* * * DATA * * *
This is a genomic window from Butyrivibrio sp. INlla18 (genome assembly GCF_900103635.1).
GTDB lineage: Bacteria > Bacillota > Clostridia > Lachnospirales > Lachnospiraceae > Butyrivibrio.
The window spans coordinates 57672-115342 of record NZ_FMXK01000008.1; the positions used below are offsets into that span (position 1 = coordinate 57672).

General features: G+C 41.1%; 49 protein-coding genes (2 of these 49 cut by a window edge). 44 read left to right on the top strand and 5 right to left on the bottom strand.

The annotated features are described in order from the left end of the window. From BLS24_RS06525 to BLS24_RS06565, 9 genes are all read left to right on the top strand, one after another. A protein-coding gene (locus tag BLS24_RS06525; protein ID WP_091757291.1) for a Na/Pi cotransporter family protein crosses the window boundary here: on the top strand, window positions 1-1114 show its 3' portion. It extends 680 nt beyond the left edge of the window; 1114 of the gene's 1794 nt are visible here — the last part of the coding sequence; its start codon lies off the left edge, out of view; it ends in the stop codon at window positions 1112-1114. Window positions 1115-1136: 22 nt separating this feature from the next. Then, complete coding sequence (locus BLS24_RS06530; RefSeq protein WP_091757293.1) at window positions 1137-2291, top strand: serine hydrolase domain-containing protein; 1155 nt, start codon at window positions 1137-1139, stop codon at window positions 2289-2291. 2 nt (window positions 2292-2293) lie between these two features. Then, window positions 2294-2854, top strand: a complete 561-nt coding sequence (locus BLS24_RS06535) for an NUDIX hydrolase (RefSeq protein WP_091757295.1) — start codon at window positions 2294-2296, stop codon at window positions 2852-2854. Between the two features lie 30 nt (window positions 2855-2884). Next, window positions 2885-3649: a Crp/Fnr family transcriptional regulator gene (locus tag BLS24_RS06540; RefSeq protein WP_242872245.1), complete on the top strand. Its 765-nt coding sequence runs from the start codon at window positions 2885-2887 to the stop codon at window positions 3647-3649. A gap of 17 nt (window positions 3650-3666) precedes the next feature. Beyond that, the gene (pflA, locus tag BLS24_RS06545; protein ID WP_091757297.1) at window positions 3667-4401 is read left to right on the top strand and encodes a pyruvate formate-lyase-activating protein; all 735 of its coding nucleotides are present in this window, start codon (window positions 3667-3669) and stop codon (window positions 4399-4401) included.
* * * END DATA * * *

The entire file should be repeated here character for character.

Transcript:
This is a genomic window from Butyrivibrio sp. INlla18 (genome assembly GCF_900103635.1).
GTDB lineage: Bacteria > Bacillota > Clostridia > Lachnospirales > Lachnospiraceae > Butyrivibrio.
The window spans coordinates 57672-115342 of record NZ_FMXK01000008.1; the positions used below are offsets into that span (position 1 = coordinate 57672).

General features: G+C 41.1%; 49 protein-coding genes (2 of these 49 cut by a window edge). 44 read left to right on the top strand and 5 right to left on the bottom strand.

The annotated features are described in order from the left end of the window. From BLS24_RS06525 to BLS24_RS06565, 9 genes are all read left to right on the top strand, one after another. A protein-coding gene (locus tag BLS24_RS06525; protein ID WP_091757291.1) for a Na/Pi cotransporter family protein crosses the window boundary here: on the top strand, window positions 1-1114 show its 3' portion. It extends 680 nt beyond the left edge of the window; 1114 of the gene's 1794 nt are visible here — the last part of the coding sequence; its start codon lies off the left edge, out of view; it ends in the stop codon at window positions 1112-1114. Window positions 1115-1136: 22 nt separating this feature from the next. Then, complete coding sequence (locus BLS24_RS06530; RefSeq protein WP_091757293.1) at window positions 1137-2291, top strand: serine hydrolase domain-containing protein; 1155 nt, start codon at window positions 1137-1139, stop codon at window positions 2289-2291. 2 nt (window positions 2292-2293) lie between these two features. Then, window positions 2294-2854, top strand: a complete 561-nt coding sequence (locus BLS24_RS06535) for an NUDIX hydrolase (RefSeq protein WP_091757295.1) — start codon at window positions 2294-2296, stop codon at window positions 2852-2854. Between the two features lie 30 nt (window positions 2855-2884). Next, window positions 2885-3649: a Crp/Fnr family transcriptional regulator gene (locus tag BLS24_RS06540; RefSeq protein WP_242872245.1), complete on the top strand. Its 765-nt coding sequence runs from the start codon at window positions 2885-2887 to the stop codon at window positions 3647-3649. A gap of 17 nt (window positions 3650-3666) precedes the next feature. Beyond that, the gene (pflA, locus tag BLS24_RS06545; protein ID WP_091757297.1) at window positions 3667-4401 is read left to right on the top strand and encodes a pyruvate formate-lyase-activating protein; all 735 of its coding nucleotides are present in this window, start codon (window positions 3667-3669) and stop codon (window positions 4399-4401) included.